A Bibliography of Radiation Biology Teaching Materials

1965 The American history teacher  
A valuable collection of titles of articles, visual aids, supplies, and equipment useful to anyone involved in teaching Radiobiology. The materials listed here include only those available at the time of writing in 1963. The science of radiation biology is a relatively new one that cuts across almost all of the traditional divisions of natural science. A limited number of texts and reference books have been written which deal in detail with both the physical properties of ionizing radiation and
more » ... its interaction with living organisms. An endeavor has been made to assemble a list of teaching materials which includes some reference materials from all the sciences, and which will enable both the teacher and student to gain an insight into the subject matter and philosophy, as well as the techniques of radiation biology. The principal criterion for the selection of materials was the frequency with which the particular items appeared on the lists of materials solicited from the Directors of Summer Institutes of Radiation Biology. The primary purpose of this bibliography is to serve as a reference for sources of materials which can be used by both high school students and biology teachers who want to incorporate radiation biology topics into their courses. With this objective in mind, the materials have been grouped into three categories for more ready reference. No category, however, purports to be either exhaustive or complete. Printed materials, i.e., books, technical papers, booklets, reports and so on, constitute the first group. The second category contains filmstrips, films, slides, tapes, and miscellaneous items. Some suppliers of license exempt quantities of isotopes, and also some suppliers of radiation detection and measuring equipment suitable for high school use are listed in the third category. Some references have brief annotations by the writer or by the Institute Director who submitted them. The writer gratefully acknowledges the assistance of the many Directors of the Sum-mer Institutes in Radiation Biology who graciously submitted lists of references and teaching aids.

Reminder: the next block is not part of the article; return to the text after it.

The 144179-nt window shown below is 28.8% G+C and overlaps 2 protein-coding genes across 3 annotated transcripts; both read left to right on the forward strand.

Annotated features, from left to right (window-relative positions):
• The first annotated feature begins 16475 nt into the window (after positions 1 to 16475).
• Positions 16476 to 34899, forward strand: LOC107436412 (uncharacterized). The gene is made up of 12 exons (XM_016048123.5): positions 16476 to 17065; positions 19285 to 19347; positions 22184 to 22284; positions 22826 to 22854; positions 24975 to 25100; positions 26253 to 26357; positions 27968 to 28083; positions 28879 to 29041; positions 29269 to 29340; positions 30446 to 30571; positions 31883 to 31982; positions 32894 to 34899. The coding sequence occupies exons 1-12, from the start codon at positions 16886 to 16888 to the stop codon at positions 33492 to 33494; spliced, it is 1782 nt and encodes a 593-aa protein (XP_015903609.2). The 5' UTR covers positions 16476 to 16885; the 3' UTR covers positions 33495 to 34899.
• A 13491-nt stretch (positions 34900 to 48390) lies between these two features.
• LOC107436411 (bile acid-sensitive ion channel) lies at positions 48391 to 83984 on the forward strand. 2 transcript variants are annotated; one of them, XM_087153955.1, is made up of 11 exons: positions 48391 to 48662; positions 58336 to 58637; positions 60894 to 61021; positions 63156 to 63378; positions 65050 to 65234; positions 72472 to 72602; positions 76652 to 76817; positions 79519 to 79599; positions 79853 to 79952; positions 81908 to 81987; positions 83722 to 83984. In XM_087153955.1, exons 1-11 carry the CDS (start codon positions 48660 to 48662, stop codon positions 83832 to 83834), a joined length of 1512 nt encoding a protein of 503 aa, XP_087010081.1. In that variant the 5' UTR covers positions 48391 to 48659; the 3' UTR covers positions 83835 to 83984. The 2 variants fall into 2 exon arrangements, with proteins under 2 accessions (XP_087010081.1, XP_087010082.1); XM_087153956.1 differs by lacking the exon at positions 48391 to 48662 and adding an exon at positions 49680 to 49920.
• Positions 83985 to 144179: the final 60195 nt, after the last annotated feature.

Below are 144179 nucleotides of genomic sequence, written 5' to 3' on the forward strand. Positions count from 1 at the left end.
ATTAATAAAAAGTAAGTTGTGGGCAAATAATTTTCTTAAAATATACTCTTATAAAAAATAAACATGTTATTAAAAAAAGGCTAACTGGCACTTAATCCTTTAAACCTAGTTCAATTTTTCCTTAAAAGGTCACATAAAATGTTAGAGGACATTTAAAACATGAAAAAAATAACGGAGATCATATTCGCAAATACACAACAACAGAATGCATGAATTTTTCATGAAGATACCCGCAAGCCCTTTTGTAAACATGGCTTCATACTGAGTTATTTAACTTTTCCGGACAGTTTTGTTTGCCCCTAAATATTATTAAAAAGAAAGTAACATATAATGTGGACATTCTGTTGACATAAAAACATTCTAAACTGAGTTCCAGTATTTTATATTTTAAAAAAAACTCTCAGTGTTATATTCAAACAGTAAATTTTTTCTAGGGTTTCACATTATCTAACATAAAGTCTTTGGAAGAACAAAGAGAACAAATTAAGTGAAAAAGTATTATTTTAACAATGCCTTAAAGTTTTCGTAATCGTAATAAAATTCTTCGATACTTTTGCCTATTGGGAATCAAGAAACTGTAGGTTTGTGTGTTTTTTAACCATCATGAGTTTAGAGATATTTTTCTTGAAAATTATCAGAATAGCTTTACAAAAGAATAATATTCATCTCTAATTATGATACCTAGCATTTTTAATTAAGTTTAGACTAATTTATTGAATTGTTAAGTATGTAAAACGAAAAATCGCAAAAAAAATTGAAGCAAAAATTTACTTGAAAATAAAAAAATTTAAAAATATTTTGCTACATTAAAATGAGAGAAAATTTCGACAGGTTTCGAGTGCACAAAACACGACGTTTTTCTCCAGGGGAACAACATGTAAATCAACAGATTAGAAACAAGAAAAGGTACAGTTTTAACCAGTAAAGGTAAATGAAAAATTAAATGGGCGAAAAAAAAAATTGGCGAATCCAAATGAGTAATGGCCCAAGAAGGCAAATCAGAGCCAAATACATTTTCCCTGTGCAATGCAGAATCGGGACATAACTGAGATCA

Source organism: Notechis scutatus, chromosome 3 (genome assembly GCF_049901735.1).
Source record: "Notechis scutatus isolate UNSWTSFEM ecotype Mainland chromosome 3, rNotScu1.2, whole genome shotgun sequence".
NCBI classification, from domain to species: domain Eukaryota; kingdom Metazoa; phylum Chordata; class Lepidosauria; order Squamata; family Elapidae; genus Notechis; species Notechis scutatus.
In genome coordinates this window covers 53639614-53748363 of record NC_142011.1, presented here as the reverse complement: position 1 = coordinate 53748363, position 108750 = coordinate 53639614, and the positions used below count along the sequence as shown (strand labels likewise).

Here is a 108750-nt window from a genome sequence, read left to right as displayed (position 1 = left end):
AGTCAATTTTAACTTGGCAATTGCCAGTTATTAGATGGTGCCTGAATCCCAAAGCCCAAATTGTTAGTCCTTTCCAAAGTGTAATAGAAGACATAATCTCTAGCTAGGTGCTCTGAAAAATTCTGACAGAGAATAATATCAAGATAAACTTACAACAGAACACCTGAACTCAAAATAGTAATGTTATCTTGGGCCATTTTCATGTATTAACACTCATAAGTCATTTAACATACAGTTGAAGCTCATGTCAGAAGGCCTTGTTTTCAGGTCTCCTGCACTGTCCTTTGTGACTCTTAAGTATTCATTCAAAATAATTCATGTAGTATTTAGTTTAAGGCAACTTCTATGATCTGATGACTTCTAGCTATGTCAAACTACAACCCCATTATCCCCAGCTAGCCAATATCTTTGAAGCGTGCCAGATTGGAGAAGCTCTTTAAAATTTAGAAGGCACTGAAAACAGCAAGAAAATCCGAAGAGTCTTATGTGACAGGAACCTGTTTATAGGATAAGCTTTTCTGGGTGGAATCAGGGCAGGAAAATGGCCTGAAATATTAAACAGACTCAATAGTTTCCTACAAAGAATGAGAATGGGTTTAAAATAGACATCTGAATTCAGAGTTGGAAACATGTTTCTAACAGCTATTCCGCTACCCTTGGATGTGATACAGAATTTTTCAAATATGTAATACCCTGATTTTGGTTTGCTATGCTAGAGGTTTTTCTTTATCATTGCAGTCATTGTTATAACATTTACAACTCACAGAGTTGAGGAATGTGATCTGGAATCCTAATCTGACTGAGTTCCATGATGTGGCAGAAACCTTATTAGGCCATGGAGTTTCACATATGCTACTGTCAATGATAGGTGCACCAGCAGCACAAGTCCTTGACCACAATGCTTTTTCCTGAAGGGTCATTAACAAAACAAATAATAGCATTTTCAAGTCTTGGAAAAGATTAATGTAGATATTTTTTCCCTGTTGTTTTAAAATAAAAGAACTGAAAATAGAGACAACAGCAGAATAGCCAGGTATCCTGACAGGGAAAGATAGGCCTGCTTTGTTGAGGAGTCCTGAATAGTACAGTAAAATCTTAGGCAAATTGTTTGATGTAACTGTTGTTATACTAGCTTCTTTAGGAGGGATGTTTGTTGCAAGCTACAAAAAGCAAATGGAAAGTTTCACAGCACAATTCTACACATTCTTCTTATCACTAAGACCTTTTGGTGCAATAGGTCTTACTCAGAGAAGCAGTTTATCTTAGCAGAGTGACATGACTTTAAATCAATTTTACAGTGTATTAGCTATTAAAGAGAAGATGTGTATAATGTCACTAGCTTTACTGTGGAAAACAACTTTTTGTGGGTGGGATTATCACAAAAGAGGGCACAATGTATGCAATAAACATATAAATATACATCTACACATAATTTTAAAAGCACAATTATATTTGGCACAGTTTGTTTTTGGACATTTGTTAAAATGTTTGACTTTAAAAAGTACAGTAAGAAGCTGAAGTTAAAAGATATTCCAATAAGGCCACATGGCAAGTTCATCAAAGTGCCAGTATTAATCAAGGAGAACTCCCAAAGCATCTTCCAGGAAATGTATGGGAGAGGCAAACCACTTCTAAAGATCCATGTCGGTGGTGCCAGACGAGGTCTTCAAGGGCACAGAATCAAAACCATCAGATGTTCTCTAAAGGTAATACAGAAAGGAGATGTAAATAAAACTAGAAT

doi:10.2307/4441019 fatcat:6idjwn7qivavrhedvxrqbejb2m